While the School of Architecture is proud of the accomplishments of the program, faculty, staff, and students all share a sense of optimism regarding the attainment of a full eight-year accreditation.
Norm Lach (left), former chair of the Illinois State Architectural Licensing Board and a professor in the School of Architecture said, “It is important for the school to do well in meeting national accrediting standards. I am proud of the School. For 40 years I have watched it grow, seen graduates leave and become leaders in the profession and always hoped for an accredited professional degree. Now we have one, and the quality of it is outstanding as evidenced by this review. We have many first generation college goers compared to programs that cost significantly more, and have been in existence for over a century. I consider us to be a shining star.”
Students also value the accrediting process. John G. Svast III, a veteran of the U.S. Air Force, who served a tour in Iraq as an explosives specialist said, “The quality of the offerings is excellent. As a non-traditional student with a wide range of life experiences, I feel like I fit in well. I was challenged but worked hard, as do most of my classmates. I am now in the graduate program and feel that from my two years of professional experience at Dewberry, an architecture firm in Chicago, I am receiving an excellent education.”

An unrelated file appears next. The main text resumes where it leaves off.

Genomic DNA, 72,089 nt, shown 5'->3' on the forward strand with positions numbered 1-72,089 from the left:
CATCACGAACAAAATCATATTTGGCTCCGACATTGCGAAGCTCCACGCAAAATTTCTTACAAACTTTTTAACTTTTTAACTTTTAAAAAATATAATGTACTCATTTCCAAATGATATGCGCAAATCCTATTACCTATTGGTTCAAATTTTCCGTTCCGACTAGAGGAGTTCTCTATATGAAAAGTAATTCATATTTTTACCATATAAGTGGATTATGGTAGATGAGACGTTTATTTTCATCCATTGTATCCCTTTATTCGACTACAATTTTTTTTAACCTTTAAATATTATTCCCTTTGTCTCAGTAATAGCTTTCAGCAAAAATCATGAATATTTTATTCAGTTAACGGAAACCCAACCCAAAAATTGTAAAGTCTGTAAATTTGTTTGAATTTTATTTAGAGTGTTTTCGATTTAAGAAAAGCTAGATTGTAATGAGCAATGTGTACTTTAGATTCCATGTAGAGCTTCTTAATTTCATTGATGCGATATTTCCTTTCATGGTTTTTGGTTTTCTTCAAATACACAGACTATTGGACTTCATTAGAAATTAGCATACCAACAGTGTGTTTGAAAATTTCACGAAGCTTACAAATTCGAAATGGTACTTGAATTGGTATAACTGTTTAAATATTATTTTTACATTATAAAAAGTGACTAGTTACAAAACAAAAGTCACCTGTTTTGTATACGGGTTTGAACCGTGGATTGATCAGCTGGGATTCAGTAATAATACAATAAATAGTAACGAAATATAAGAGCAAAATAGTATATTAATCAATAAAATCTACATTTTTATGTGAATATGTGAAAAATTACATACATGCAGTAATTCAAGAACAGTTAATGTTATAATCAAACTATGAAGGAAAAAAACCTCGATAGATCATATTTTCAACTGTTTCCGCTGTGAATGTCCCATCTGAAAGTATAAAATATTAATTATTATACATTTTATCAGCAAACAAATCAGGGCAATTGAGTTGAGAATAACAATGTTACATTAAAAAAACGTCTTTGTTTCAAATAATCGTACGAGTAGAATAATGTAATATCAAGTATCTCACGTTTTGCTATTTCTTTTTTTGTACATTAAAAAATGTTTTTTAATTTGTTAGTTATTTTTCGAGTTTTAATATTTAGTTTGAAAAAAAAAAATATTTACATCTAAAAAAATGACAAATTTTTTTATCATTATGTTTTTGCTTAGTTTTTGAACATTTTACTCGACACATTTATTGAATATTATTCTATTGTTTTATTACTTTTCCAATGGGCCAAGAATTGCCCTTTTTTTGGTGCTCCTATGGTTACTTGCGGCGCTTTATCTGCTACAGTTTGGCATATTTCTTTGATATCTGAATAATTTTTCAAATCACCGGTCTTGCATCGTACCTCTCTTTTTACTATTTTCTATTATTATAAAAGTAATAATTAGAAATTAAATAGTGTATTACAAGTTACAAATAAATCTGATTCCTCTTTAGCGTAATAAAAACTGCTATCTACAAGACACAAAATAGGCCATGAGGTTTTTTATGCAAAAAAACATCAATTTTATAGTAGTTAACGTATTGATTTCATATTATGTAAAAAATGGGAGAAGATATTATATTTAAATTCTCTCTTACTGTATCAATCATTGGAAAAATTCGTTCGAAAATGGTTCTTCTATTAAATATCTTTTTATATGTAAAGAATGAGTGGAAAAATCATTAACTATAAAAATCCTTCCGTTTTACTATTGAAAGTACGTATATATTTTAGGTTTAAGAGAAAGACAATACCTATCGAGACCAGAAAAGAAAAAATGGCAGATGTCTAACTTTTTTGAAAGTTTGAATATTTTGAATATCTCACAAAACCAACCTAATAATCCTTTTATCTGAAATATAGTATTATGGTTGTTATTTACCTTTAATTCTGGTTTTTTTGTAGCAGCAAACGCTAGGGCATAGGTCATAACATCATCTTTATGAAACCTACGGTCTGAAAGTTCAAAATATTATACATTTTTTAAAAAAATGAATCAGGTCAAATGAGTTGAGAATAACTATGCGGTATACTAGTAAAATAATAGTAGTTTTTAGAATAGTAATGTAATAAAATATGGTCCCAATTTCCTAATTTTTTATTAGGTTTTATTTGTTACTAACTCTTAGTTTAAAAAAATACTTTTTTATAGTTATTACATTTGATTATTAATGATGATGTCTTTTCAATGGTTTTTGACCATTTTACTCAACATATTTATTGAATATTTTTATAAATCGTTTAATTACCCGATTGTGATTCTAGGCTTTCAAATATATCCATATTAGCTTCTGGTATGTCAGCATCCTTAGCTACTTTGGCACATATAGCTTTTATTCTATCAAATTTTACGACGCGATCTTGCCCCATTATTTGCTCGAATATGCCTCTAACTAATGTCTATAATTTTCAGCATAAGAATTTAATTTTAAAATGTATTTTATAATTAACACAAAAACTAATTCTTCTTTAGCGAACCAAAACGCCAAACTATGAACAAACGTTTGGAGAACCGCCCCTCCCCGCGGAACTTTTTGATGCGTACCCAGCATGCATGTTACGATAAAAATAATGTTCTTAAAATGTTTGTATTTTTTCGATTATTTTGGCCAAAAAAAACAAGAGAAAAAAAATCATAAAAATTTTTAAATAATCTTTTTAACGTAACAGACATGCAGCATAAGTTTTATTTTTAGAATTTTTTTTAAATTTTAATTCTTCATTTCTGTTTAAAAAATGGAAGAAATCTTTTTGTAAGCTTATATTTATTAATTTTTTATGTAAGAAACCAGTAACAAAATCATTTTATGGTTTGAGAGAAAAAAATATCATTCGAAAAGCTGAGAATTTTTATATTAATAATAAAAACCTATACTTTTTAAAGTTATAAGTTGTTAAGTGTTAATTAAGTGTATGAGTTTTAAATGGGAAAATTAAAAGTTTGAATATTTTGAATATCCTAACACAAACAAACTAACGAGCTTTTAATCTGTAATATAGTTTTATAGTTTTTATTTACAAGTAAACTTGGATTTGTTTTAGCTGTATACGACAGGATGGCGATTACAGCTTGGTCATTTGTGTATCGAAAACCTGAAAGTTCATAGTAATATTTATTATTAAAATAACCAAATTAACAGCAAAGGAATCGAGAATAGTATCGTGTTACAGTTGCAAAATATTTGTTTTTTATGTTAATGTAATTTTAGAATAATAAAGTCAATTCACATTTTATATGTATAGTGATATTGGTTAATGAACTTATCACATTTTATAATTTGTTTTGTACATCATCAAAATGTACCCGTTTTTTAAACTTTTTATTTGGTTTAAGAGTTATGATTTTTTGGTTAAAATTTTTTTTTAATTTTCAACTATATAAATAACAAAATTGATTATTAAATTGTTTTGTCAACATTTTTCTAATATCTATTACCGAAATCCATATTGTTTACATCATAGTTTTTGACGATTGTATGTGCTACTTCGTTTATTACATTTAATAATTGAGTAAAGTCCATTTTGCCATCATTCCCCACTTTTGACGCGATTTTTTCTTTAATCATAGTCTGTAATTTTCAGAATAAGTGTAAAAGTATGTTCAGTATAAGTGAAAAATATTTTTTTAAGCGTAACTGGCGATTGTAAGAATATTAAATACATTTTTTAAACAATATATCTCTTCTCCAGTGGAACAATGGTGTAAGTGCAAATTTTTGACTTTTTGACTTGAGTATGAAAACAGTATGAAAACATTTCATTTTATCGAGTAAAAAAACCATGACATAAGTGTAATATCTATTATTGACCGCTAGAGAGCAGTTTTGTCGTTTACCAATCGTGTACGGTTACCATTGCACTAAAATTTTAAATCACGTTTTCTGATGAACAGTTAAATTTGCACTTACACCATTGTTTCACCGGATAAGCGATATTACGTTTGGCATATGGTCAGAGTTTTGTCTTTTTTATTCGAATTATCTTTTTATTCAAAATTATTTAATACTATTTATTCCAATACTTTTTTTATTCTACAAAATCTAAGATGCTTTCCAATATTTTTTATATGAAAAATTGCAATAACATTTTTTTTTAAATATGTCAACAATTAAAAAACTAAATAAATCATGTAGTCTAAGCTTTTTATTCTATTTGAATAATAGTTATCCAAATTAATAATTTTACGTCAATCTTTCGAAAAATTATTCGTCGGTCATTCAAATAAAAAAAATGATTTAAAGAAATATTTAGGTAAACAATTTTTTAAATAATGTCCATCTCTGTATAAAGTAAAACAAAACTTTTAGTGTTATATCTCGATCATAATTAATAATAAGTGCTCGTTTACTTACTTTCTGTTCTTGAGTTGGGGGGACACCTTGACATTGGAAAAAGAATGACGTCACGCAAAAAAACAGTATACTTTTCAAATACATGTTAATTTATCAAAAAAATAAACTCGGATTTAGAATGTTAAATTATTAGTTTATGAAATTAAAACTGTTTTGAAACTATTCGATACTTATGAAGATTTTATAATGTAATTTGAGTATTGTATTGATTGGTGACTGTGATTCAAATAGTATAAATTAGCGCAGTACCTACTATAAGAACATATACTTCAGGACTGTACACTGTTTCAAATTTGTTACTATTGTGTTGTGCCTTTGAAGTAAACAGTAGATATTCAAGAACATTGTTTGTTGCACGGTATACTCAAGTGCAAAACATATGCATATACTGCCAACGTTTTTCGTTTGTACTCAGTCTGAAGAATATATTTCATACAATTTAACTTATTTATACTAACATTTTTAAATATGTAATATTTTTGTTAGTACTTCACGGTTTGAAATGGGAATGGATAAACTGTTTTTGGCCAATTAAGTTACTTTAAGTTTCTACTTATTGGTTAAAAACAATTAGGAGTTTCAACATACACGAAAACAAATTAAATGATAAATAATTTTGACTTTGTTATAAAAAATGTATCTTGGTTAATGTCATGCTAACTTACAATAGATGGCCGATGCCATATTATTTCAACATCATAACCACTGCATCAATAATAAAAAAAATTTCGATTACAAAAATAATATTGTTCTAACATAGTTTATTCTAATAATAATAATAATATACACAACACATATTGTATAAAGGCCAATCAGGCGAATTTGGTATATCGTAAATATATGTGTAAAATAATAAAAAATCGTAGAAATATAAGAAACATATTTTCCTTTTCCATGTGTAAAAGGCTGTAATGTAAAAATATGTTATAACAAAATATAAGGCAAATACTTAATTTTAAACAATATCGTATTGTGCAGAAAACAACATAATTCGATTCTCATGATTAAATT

Image of John Svast’s proposal of a theater interior for a new Performing Arts center on the Carbondale campus. Photo from the School of Architecture Archives